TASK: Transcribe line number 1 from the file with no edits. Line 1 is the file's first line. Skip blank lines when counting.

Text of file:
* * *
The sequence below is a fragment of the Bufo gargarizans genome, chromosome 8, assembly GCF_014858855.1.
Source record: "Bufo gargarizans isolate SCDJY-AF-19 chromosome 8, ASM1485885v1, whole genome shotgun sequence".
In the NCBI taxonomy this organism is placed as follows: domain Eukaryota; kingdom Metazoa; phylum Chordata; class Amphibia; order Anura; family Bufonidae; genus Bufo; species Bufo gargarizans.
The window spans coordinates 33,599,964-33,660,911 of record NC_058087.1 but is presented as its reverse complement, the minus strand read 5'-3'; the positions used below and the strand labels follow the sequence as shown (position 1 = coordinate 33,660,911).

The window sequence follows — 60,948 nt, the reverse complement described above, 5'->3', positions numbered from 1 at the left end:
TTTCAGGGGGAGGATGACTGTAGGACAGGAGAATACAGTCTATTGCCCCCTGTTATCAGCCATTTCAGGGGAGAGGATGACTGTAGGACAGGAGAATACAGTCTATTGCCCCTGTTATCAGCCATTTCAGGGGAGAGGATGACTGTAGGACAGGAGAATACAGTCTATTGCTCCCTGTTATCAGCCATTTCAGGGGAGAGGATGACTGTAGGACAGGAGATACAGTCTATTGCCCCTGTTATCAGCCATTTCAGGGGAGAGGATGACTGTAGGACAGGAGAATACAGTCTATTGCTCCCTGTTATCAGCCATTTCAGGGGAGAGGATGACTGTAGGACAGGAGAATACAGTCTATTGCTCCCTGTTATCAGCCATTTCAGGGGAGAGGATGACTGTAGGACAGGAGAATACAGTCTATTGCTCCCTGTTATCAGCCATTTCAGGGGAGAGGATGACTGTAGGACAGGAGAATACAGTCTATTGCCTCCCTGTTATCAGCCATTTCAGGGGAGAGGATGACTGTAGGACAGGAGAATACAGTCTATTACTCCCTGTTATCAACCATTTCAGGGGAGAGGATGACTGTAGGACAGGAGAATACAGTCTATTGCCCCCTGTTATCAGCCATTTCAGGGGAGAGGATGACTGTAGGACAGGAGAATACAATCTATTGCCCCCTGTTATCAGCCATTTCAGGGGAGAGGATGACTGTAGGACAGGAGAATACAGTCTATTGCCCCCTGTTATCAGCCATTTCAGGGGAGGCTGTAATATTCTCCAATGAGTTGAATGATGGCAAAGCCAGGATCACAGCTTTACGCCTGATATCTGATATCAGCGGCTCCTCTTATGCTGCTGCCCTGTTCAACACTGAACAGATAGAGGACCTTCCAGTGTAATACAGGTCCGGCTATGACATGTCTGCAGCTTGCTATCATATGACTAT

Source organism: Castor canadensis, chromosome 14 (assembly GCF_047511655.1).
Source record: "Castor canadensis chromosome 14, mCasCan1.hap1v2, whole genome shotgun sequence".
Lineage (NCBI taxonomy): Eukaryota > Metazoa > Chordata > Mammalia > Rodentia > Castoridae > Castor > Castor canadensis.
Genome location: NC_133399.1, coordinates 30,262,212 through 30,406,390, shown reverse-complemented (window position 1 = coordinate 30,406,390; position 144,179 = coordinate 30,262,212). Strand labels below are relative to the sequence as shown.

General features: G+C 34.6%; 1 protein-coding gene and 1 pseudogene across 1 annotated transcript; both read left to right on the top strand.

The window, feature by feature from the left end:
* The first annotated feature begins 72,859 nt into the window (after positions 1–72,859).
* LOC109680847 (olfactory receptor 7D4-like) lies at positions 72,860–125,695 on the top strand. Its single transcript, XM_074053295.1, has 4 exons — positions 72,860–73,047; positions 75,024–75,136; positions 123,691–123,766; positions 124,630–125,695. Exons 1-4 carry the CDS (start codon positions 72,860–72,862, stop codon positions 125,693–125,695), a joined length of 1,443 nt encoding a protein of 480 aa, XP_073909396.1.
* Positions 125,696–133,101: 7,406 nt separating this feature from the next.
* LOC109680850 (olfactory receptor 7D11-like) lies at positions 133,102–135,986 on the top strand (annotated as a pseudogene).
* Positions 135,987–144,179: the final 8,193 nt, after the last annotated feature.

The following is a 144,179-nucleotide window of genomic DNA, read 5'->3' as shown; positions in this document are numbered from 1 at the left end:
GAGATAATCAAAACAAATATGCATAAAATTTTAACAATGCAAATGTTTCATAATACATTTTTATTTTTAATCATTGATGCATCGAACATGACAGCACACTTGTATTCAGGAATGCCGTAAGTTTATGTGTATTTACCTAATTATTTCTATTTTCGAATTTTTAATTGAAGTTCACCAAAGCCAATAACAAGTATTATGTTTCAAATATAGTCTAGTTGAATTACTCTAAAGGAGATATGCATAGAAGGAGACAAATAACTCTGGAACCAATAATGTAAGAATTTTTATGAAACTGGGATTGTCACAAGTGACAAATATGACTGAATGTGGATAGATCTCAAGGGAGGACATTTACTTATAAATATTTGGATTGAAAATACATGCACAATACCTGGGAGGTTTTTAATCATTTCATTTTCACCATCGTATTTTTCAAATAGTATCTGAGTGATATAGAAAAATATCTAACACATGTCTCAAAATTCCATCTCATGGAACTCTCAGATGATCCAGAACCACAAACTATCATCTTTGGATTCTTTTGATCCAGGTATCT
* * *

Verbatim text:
The sequence below is a fragment of the Bufo gargarizans genome, chromosome 8, assembly GCF_014858855.1.